You may have seen cartoons of them traversing mountain passes with barrels of brandy around their necks. You might even know a little about their history in the Swiss Alps of yesteryear. But do you know the real—and amazing—story of the St. Bernard Dog?
It all starts in 1050 with the Augustinian monk St. Bernard of Menthon, an archdeacon whose jurisdiction included a pass near the Swiss/Italian border. The pass was usually full of snow and subject to avalanches. He noticed that many pilgrims going to Rome endured much danger and hardship going through the pass, so he founded a hospice there to take care of them. The pass became known as the Great St. Bernard Pass and the hospice as the Great St. Bernard Hospice.
At some point the monks of the hospice came into possession of some big brawny dogs (the first records of them date to the end of the 17th century). They began to use these dogs to assist the mountain guides who took travelers through the pass.
The dogs soon proved to be more than mere helpers, however.
They displayed an uncanny ability to sniff out lost travelers trapped in the snow. Soon enough, the dogs were assigned to special ops, becoming the famed search-and-rescue (SAR) experts of the St. Bernard Pass.
Sometimes humans would go with them on SAR missions. But often the dogs would go out by themselves in groups of two or three. When they found a traveler, they would dig him out with their big paws, and one would stay and keep him warm while another went to fetch the monks.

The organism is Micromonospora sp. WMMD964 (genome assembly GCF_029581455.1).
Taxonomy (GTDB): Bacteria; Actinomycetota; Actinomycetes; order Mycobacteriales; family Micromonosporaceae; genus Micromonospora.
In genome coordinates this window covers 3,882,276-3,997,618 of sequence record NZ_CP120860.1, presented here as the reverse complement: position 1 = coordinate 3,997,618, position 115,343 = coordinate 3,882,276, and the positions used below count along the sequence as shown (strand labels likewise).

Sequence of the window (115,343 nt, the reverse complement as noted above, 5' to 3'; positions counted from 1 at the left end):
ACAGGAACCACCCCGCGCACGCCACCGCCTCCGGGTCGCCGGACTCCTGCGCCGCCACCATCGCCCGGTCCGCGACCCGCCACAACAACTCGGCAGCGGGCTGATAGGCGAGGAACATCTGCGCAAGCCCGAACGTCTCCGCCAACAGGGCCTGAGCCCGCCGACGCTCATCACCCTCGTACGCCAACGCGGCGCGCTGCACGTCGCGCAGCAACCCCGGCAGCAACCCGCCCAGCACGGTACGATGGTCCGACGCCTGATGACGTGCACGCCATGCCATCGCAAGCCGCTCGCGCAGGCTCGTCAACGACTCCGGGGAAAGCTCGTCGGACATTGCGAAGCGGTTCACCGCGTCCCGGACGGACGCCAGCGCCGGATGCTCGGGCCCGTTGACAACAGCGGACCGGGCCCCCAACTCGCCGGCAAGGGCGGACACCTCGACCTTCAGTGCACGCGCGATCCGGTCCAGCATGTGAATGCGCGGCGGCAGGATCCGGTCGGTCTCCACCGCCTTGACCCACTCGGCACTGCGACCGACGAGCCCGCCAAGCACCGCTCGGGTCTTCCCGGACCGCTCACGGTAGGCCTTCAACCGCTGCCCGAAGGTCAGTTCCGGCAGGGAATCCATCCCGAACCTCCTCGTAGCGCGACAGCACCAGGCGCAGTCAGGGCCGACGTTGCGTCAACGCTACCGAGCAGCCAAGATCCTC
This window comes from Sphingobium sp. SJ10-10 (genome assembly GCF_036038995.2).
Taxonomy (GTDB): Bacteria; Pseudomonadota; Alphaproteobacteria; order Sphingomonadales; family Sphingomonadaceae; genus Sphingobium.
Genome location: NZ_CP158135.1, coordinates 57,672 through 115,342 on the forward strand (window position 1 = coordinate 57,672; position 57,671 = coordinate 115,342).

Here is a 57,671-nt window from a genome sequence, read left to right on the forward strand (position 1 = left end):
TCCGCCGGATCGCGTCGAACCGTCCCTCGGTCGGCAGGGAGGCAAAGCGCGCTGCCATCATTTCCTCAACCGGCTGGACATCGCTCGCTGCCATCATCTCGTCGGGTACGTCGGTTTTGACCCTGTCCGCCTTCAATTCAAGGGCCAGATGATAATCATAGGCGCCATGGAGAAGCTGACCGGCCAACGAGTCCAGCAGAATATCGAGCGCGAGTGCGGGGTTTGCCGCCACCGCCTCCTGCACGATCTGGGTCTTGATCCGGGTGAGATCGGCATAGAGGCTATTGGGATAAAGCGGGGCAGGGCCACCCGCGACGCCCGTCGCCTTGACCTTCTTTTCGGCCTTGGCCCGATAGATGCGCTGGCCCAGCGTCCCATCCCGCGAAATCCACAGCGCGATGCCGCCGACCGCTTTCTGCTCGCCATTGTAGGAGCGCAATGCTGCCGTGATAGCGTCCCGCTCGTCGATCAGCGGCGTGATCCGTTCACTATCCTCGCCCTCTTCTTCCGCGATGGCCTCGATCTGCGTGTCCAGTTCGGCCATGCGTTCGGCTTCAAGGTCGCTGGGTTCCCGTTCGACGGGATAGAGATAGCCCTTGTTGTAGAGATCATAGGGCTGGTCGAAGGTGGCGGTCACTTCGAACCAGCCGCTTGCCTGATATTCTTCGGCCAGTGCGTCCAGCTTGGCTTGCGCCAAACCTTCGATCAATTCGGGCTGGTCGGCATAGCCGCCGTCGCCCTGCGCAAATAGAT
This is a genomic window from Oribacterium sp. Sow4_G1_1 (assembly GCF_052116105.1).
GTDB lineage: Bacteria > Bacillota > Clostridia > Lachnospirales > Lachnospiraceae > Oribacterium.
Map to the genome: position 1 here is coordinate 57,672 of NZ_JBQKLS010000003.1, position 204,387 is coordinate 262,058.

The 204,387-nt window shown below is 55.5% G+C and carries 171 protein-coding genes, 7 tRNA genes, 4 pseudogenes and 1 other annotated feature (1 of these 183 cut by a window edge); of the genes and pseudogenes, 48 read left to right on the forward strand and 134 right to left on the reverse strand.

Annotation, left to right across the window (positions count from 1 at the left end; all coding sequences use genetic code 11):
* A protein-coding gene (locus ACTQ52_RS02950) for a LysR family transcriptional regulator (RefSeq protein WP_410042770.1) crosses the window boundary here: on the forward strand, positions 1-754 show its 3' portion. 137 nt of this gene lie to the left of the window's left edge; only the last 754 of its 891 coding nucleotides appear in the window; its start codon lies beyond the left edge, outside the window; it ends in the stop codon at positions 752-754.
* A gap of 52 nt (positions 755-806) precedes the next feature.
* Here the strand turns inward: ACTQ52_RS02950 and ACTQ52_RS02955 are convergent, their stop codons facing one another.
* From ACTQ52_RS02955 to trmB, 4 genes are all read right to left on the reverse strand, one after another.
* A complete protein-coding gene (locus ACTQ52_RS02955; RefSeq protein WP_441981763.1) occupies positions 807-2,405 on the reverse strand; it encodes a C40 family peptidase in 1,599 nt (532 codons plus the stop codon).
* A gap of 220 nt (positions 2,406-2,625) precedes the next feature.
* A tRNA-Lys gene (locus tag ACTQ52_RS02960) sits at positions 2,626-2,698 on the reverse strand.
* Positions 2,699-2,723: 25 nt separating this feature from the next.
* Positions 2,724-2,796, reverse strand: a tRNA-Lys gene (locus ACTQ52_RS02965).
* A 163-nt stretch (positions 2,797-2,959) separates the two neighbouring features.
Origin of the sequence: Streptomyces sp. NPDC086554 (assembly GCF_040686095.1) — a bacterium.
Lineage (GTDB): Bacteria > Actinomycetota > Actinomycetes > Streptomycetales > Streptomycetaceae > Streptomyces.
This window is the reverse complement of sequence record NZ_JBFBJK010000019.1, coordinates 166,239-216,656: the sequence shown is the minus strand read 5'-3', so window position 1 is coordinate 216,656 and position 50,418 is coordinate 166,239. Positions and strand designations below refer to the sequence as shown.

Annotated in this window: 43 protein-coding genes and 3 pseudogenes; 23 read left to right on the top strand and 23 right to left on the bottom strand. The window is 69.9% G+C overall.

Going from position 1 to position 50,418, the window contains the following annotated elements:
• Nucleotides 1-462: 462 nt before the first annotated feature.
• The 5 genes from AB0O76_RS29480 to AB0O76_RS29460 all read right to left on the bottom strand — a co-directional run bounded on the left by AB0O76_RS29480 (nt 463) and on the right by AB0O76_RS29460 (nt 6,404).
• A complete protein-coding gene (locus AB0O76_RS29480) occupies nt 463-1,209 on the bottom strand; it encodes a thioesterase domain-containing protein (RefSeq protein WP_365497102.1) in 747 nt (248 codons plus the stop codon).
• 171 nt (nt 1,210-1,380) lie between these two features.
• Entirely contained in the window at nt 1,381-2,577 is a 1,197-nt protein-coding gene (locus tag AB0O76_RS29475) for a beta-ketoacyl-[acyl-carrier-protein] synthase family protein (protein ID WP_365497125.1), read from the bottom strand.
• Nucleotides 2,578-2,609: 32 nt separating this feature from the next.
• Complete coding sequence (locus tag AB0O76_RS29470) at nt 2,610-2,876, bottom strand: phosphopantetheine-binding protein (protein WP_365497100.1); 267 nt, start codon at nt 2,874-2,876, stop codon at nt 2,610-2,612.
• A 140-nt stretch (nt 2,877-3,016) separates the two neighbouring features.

The most famous SAR dog was “Barry der Menschenretter”—Barry the Man-saver—who rescued over forty people lost in the Pass between 1800 – 1812. The soldiers of Napoleon’s army, which traveled through the Pass, brought home stories of the intrepid dogs who inhabited the dangerous area.
The dogs served travelers all the way into the 1900s, with their SAR operations tapering off in modern times with the advent of safer roads and helicopters. But the St. Bernards will still be there to greet you if you ever visit their Pass—the breeding program was taken over by a foundation near the hospice, and visitors are welcome! And whatever happens, those of us who love a good tale (tail?) of courage will always remember Barry and the other brave dogs who went into the frozen wilds time and again to rescue the lost.
Maybe you have a four-legged best friend. Not all our fluffy companions are search-and-rescue canines like those of the St. Bernard Pass, but they’re still there for us in times of need. Why not entrust your friend to the care of St. Francis with a colorful ID tag, complete with an image of the saint? Includes a personalized name and phone number so your pet can find his way home if he ever gets lost. Available today at The Catholic Company!